2012 NFL Football: How Changing One Rule Can Solve the Sudden Death Inequity

Mark BatorAnalyst IIJune 5, 2012

In the first-ever contest with the new NFL overtime rules, Tim Tebow ended the game in 11 seconds.
In the first-ever contest with the new NFL overtime rules, Tim Tebow ended the game in 11 seconds.Jeff Gross/Getty Images

Flashback to January 8, 2012: After 60 minutes of football, the AFC Wildcard game between the visiting Pittsburgh Steelers and the host Denver Broncos ends in 23-23 tie. The game is going to overtime—not just any overtime, but the NFL Rule 16 sudden-death overtime under the league's new format, allegedly making it more equitable for both teams.

Barely had the fans at home returned from their refrigerators and settled back onto the couch when Tim Tebow took the first snap of the extra session, made a quick drop and hit Demaryius Thomas in stride at the 39-yard line. One stiff arm from Thomas and eight seconds later, the game was over. And so, the first overtime with the NFL's new rules lasted 11 seconds.

So much for the equity of the new NFL overtime format.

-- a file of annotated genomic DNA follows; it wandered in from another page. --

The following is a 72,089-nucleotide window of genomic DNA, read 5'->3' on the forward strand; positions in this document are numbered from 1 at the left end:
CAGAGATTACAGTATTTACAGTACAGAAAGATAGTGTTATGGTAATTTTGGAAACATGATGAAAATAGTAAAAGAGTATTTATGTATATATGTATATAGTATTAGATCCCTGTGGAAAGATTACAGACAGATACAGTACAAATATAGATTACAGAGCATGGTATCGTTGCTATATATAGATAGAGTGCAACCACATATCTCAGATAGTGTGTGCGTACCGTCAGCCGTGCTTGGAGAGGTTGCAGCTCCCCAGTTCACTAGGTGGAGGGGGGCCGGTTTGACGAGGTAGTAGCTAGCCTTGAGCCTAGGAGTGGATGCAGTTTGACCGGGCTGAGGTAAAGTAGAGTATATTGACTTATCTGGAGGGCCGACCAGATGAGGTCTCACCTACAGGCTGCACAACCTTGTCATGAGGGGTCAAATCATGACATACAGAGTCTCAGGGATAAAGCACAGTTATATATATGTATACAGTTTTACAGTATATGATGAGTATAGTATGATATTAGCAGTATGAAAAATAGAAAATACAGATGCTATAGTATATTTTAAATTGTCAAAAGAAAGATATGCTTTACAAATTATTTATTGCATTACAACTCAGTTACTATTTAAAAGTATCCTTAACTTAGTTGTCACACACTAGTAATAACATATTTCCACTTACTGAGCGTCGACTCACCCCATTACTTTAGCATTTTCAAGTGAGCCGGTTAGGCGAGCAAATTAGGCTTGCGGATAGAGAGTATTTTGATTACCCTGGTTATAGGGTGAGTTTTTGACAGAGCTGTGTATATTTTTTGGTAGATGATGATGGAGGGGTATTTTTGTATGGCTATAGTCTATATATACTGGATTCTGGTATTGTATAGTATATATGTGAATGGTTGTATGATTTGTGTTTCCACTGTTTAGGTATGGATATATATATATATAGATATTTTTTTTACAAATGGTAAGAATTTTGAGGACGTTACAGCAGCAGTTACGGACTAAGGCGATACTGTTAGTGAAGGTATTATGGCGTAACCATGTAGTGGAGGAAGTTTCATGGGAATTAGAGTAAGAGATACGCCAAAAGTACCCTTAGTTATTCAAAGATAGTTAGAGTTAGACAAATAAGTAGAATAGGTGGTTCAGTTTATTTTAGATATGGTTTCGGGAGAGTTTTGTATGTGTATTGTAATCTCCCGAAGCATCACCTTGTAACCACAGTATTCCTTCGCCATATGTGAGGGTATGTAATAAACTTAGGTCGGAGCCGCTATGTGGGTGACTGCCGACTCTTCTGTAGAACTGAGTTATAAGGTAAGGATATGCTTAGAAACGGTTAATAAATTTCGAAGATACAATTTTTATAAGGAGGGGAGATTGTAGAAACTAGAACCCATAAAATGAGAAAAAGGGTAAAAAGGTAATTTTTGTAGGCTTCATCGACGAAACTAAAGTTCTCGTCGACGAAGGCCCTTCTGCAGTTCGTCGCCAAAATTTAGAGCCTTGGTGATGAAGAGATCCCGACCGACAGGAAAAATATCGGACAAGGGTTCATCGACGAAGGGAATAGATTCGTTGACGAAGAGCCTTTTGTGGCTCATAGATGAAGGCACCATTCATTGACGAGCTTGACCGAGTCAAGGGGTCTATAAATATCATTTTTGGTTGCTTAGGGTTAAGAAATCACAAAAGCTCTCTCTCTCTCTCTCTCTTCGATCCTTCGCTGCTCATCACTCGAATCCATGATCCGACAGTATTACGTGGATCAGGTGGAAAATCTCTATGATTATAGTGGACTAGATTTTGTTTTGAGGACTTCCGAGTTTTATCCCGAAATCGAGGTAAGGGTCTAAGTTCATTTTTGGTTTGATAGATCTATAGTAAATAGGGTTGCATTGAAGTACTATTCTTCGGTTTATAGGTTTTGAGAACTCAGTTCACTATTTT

The game ended because under Article 4, subsection (a), both teams were to "have the opportunity to possess the ball once during the extra period, unless the team that receives the opening kickoff...scores a touchdown on its initial possession, in which case it is the winner."

In other words, had Denver simply managed to drive down the field and kick a field goal, the game would have continued, but since they scored a touchdown, in essence, the same inequity that has always been seen in postseason football prevailed, and the Steelers never had the chance to respond.

But, by making one small change, both teams would be able to get the ball in overtime, and regardless of what type of points the first team put up, the second would have a chance to respond.

To illustrate how it would work, imagine the same Wildcard game again ending the same way in regulation time. Now, the coin toss takes place and the Broncos win. But, instead of choosing to take the ball, they elect to kickoff, giving the Steelers first possession.

By doing so (and assuming a touchback on the kickoff), the Steelers would start in their own end, where a number of things could occur which would be beneficial to the Broncos: a fumble, an interception, or even a safety. The last one would end the game, and the first two could set up the Broncos for a winning score immediately, as both teams would now have had a possession.

Instead, Roethlisberger leads the Steelers down the field, but the drive stalls at the Bronco's 17 yard line. Out trots kicker Shaun Suisham, who drills a 34-yard field goal. The capacity crowd of 75,970 looks up at the scoreboard to see the score change to Pittsburgh 26, Denver 23, with 11:14 remaining.

Now, the clock goes blank for a moment, then gets re-set to 3:46—the amount of time that the Steelers had used in order to get their field goal.